Congress and the President are down to the wire on cutting a debt limit deal. The President's goal haqs been to sound fiscally conservative, make clear the August 2 deadline, point to the need for a combination of spending cuts and tax increases, and encourage more discussions.
- It's still possible that the two parties will agree to a scaled-down deal based mostly on spending cuts. However, the Biden $2 trillion package probably can't get the required 50% of the House. It includes tax increases not offset by tax rate cuts, leaves spending growing fast from the current high level, relies on "interest not paid on debt not incurred" for part of its savings, and hurts seniors and other taxpayers by changing indexing formulas from CPI-W to the less-inflationary chain-weighted CPI (that's the normal headline reading announced monthly.) The CPI change hits seniors by reducing their cost-of-living increase a bit (due for a bump in December after two 0% COLAs in 2009 and 2010.) The CPI change also hits income taxpayers by holding down the inflation-adjustment in the tax bracket thresholds causing more bracket creep.
- Because the Biden package is probably a non-starter, there's a fall-back under discussion -- a mini-deal for only a TARP-sized $800 billion or so debt limit increase. There would be $1.5 trillion-$1.8 trillion of reductions in spending growth (over 10 or 12 years), minimal tax increases, and a nod toward considering a balanced budget amendment (this gives members cover to vote for more debt.) This smaller debt limit increase would last through about December, the time of year Congress will be most able to cut another deal in order to kick the can past the 2012 election and get home for Christmas (like the 2010 deal to extend all the tax cuts and loopholes and keep 99-week unemployment benefits for another year.)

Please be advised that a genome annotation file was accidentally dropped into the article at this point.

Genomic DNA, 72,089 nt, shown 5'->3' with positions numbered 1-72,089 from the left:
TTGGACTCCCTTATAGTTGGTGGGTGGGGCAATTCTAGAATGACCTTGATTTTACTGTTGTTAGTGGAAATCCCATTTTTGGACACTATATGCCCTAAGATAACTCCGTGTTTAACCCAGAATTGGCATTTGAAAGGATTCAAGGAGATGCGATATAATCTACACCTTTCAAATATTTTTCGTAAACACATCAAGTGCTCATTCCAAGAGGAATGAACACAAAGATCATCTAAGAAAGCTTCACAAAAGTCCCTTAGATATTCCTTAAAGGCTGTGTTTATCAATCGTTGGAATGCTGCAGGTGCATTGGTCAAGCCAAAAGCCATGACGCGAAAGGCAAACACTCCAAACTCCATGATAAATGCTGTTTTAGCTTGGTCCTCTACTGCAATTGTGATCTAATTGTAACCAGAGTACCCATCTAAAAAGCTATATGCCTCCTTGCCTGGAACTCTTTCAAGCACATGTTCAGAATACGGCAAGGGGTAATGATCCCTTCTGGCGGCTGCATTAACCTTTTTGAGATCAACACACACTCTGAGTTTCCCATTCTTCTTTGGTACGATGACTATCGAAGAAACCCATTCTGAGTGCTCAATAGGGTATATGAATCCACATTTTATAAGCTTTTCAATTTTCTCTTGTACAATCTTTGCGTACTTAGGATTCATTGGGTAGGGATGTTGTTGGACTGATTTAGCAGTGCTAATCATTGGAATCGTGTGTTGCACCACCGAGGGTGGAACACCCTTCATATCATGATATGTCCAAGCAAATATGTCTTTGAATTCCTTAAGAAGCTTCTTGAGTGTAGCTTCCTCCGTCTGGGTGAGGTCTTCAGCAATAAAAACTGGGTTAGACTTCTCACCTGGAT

If they don't reach an agreement, we think Treasury will be able to make the August 2 deadline stick, meaning construct the legal justification for non-payment of obligations. (We don't think there is any consideration in Treasury of trying to apply the 14th amendment in order to issue more debt.)
To meet the August 2 deadline for enacting the actual law increasing the debt limit, the Administration has said it needs an agreement to be reached by Friday July 22. Early the following week, we think Treasury may warn that it is preparing to send out letters warning of payment cutbacks. This would allow news-intensive weekdays on July 26-28 for full communication of the damage before sending out the letters. Some possible communications:
- Letters that student loans for the soon-to-start academic year might not be disbursed.
- Letters to seniors warning that automatic deposits for social security cannot be assured starting August 3.
- Letters to doctors and hospitals that processing may stop on Medicare-related health care payments. (This would give doctors another reason to stop seeing Medicare patients.)